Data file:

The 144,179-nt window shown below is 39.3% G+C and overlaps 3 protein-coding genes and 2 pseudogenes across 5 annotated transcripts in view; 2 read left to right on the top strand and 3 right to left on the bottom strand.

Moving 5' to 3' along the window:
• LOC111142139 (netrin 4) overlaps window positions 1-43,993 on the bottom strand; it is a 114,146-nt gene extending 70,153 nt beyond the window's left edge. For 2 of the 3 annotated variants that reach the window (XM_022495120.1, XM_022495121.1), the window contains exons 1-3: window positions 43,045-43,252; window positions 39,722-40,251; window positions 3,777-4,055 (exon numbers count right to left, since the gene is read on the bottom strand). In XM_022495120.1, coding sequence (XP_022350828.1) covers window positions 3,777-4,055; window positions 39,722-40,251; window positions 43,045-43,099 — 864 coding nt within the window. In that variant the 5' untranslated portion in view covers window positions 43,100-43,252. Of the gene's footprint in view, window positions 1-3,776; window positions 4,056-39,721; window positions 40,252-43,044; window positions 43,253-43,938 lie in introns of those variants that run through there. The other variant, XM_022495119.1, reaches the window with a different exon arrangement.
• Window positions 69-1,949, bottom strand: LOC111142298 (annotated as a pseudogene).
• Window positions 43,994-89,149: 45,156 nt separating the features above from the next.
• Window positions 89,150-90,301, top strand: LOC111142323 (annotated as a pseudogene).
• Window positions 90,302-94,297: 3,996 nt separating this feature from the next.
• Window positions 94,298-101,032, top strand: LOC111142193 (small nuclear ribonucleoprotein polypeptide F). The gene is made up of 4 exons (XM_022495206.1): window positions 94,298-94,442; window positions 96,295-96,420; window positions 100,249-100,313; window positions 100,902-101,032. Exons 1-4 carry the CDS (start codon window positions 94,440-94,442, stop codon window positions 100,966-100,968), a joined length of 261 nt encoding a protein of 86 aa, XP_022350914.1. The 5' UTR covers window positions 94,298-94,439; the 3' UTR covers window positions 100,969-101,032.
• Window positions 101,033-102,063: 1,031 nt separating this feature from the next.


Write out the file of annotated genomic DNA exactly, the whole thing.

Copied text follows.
The 144,179-nt window shown below is 39.3% G+C and overlaps 3 protein-coding genes and 2 pseudogenes across 5 annotated transcripts in view; 2 read left to right on the top strand and 3 right to left on the bottom strand.

Moving 5' to 3' along the window:
• LOC111142139 (netrin 4) overlaps window positions 1-43,993 on the bottom strand; it is a 114,146-nt gene extending 70,153 nt beyond the window's left edge. For 2 of the 3 annotated variants that reach the window (XM_022495120.1, XM_022495121.1), the window contains exons 1-3: window positions 43,045-43,252; window positions 39,722-40,251; window positions 3,777-4,055 (exon numbers count right to left, since the gene is read on the bottom strand). In XM_022495120.1, coding sequence (XP_022350828.1) covers window positions 3,777-4,055; window positions 39,722-40,251; window positions 43,045-43,099 — 864 coding nt within the window. In that variant the 5' untranslated portion in view covers window positions 43,100-43,252. Of the gene's footprint in view, window positions 1-3,776; window positions 4,056-39,721; window positions 40,252-43,044; window positions 43,253-43,938 lie in introns of those variants that run through there. The other variant, XM_022495119.1, reaches the window with a different exon arrangement.
• Window positions 69-1,949, bottom strand: LOC111142298 (annotated as a pseudogene).
• Window positions 43,994-89,149: 45,156 nt separating the features above from the next.
• Window positions 89,150-90,301, top strand: LOC111142323 (annotated as a pseudogene).
• Window positions 90,302-94,297: 3,996 nt separating this feature from the next.
• Window positions 94,298-101,032, top strand: LOC111142193 (small nuclear ribonucleoprotein polypeptide F). The gene is made up of 4 exons (XM_022495206.1): window positions 94,298-94,442; window positions 96,295-96,420; window positions 100,249-100,313; window positions 100,902-101,032. Exons 1-4 carry the CDS (start codon window positions 94,440-94,442, stop codon window positions 100,966-100,968), a joined length of 261 nt encoding a protein of 86 aa, XP_022350914.1. The 5' UTR covers window positions 94,298-94,439; the 3' UTR covers window positions 100,969-101,032.
• Window positions 101,033-102,063: 1,031 nt separating this feature from the next.